Newly-Found Manuscripts Tell Story of Belchertown Civil War Soldiers
“I was out in the woods chopping with Charles Nowlton and was just thinking of going home for the night, when Lieut. Geo. S. Darling came out where we were to work, seeking for recruits, and as I had been wanting to enlist, this was just the opportunity, so I took his pencil and paper upon an oak stump and made myself a soldier for three years in Co F., 31st regt.”
Thus begins the Diary of Richard F. Underwood, of Belchertown, just one of scores of newly-discovered manuscripts of Civil War diaries, letters, and personal recollections of members of the 31st Massachusetts Infantry Regiment. Comprised mainly of troops from the four western counties of Massachusetts, the unit was known as the “Western Bay State Regiment.” Recruits enrolled in the final months of 1861 for three years’ service, but most re-enlisted in February 1864 and served for the duration of the war. The regiment was the first to enter New Orleans in 1862 and from then on the unit was stationed in and around Louisiana, having participated in the Red River Campaign, the Siege of Port Hudson, and saw action at Bayou Teche and Sabine Cross Roads. Curiously, at one point, the 31st Regiment was temporarily re-outfitted as a cavalry unit.
More than two dozen Belchertown residents served in this regiment. Notable among them were Captain Elliot Bridgman, Sergeant George Mason Abbey, and Amos Ramsdell, all of whom resigned in October of 1863 to accept commissions of a higher rank in the newly-organized 91st U.S. Colored Infantry Regiment. At least two Belchertown residents from the 31st regiment died of disease in the bayous of Louisiana.
The manuscripts were found in the archives of the Lyman & Merrie Wood Museum of Springfield History in Springfield. They had been collected in the early 1900s by the regimental historian with the purpose of publishing a regimental history which was never completed. In 1929, the documents were donated by the dwindling regimental association to the Connecticut Valley Historical Society, whose collection was absorbed into the current museum. They have remained unprocessed until now. The collection includes more than fifty manuscripts written by more than thirty individuals. Most have been transcribed and typewritten, but none have been published before.
Private Underwood continues: “December 12, 1861. Left home in the morning early for the depot. It came hard to leave home I can tell you. I left Belchertown at 2 o’clock to go to Camp Seward at Pittsfield. I got there about four in the afternoon tired out with my long ride. It was my first riding on a rail. The 31st were encamped in the agricultural buildings on the top of a cold bleak hill. I was homesick enough on my first night in Camp. I had to sleep on a board and only one blanket for three of us. I caught a cold that night that never went off till I was far down in Dixie.”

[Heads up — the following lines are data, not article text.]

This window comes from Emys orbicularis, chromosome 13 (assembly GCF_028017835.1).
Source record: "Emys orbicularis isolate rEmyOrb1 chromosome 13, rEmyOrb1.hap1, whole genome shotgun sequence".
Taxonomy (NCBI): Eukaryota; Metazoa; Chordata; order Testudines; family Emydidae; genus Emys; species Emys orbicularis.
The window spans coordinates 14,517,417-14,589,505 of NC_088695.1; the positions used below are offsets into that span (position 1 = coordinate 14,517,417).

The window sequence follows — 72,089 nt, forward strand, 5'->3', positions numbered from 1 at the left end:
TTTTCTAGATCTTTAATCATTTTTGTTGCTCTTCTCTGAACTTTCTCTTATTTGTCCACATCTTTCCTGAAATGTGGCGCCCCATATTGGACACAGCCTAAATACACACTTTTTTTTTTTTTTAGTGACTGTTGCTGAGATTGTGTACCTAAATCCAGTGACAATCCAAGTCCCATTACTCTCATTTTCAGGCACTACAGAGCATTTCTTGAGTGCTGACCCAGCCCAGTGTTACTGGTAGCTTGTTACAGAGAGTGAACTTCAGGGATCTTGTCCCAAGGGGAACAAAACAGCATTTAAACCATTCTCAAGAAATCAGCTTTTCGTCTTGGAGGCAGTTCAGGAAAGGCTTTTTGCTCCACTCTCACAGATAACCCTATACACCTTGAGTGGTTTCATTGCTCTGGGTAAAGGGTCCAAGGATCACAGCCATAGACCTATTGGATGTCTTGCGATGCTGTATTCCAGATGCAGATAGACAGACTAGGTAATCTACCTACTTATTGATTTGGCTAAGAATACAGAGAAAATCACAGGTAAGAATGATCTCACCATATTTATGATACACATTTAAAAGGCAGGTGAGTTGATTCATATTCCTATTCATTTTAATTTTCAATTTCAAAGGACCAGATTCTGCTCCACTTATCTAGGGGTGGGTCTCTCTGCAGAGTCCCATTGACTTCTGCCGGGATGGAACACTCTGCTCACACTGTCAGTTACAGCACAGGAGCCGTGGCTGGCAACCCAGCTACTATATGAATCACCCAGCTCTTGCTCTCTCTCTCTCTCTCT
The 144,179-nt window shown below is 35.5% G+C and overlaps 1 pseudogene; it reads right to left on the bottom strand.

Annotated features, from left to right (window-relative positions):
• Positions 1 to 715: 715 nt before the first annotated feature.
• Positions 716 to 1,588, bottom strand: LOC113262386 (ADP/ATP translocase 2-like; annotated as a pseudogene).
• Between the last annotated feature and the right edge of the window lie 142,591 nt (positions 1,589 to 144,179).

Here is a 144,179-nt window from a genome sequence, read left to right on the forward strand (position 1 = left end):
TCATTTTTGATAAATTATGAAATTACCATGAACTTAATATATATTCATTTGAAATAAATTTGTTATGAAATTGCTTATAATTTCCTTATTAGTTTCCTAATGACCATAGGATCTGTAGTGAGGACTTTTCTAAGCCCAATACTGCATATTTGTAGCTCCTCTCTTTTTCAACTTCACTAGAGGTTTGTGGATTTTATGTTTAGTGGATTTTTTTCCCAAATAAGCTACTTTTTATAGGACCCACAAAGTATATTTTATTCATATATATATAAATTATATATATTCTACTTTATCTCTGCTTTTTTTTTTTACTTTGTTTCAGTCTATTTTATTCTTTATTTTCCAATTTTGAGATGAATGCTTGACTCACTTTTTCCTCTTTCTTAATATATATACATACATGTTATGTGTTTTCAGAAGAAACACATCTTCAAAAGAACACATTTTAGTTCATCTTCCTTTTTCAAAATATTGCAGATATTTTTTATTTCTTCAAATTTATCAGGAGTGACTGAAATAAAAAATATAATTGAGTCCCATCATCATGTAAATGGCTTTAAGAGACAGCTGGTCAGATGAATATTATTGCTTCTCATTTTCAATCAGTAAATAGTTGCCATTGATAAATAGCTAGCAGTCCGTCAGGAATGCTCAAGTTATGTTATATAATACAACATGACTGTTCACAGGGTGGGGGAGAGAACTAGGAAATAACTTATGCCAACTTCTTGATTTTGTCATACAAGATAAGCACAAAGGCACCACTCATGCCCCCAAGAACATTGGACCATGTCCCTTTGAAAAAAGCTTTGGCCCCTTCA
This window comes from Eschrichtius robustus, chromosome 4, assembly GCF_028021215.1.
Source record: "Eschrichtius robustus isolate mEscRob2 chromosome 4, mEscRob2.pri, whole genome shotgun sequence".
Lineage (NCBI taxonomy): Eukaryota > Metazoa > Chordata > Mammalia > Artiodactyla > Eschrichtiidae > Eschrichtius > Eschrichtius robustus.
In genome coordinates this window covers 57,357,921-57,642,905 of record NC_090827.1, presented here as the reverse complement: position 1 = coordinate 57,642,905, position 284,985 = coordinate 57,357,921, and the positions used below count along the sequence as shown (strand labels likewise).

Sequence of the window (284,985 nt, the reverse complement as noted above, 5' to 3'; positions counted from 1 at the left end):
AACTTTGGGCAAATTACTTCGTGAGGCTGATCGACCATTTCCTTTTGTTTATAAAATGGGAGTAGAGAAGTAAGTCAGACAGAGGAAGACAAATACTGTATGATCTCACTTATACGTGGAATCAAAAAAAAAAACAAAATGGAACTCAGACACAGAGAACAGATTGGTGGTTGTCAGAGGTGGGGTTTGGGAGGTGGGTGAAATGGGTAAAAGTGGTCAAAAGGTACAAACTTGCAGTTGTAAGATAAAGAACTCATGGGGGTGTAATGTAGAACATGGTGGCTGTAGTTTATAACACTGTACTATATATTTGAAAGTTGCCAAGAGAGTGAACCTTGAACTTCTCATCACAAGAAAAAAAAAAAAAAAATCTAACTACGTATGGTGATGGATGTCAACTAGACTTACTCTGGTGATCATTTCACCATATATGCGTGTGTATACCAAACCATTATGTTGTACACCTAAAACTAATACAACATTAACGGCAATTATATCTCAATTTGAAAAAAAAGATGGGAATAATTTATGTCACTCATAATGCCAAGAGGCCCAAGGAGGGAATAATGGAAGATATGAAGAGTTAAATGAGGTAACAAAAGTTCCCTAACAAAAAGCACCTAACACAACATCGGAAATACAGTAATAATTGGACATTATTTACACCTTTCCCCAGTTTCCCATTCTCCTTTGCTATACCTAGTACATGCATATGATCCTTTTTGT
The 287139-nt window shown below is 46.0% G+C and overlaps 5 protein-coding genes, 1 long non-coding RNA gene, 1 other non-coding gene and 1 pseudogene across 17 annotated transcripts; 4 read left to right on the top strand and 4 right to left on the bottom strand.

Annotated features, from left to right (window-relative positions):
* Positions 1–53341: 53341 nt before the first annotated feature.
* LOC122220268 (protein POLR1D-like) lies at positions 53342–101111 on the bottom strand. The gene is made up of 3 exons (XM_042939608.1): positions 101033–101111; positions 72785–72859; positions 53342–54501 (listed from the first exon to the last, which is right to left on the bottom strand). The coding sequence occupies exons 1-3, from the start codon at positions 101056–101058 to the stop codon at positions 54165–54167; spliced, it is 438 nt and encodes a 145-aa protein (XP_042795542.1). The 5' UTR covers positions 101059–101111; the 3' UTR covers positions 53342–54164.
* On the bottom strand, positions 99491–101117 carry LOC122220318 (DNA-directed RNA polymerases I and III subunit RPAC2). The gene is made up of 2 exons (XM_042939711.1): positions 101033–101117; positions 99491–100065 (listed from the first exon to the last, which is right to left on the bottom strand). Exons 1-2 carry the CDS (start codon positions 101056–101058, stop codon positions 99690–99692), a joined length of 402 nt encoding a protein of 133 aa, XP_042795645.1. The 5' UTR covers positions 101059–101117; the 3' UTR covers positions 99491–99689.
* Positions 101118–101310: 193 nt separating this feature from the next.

Some of the documents are simply transcripts of the day-by-day diaries kept by the soldiers at the time. Most, like the Underwood transcript, appear to be edited reminiscences based on actual diary entries. Others are personal recollections written retrospectively. There are also collections of letters written during and after the war. All combined, they draw a vivid and insightful picture of Civil War camp life in and around Louisiana from 1862 through 1865.
In addition to the Underwood diary, there is a transcript of the recollections of Mrs. Sarah Darling, wife of Captain George Sumner Darling of Belchertown. In it, she recalls the time her husband was captured by the enemy and exchanged for a Rebel officer being held prisoner in New Orleans. Captain Darling and she were residing on the Deslond Plantation when Rebel troops appeared and captured her husband as he returned from New Orleans. The prisoner requested a chance to say goodbye to his wife, which the Confederate officer, Capt. Poche, granted.
“I was waiting. Pretty soon I heard Mr. Darling’s step on the stairs and he says, ‘I am a prisoner, Sarah’ and I says, ‘I expected it, they have been up to the house.’ Behind him was the Captain and he says, ‘Good evening, Madam Darling.’ I invited him to come in, and he came in and looked all around and then looked at me…I didn’t say one word to Capt. Poche, but I made up a face at him — I turned up my nose at him.”
Mrs. Darling’s recollections were recorded after the war, in 1905 — probably from an interview — after her husband had passed away. She continued:
“They had not been long gone before somebody came pounding on my door and I says, ‘Who is that?’ and he says, ‘Lieut. So-and-So from camp. Open the door.’ and I said I shan’t open the door. And he says, ‘If you don’t open the door, I will break it down’ and I said, ‘If you break down my door, I will shoot you. I have got a gun, here,’ and he didn’t dare break my door down.”
The Stone House Museum is in the process of acquiring photocopies of the material relevant to the Belchertown soldiers in the unit. However, the entire collection of manuscripts from the 31st Massachusetts Infantry Regiment is available for inspection at the Lyman & Merrie Wood Museum of Springfield History, just off the Quadrangle in Springfield.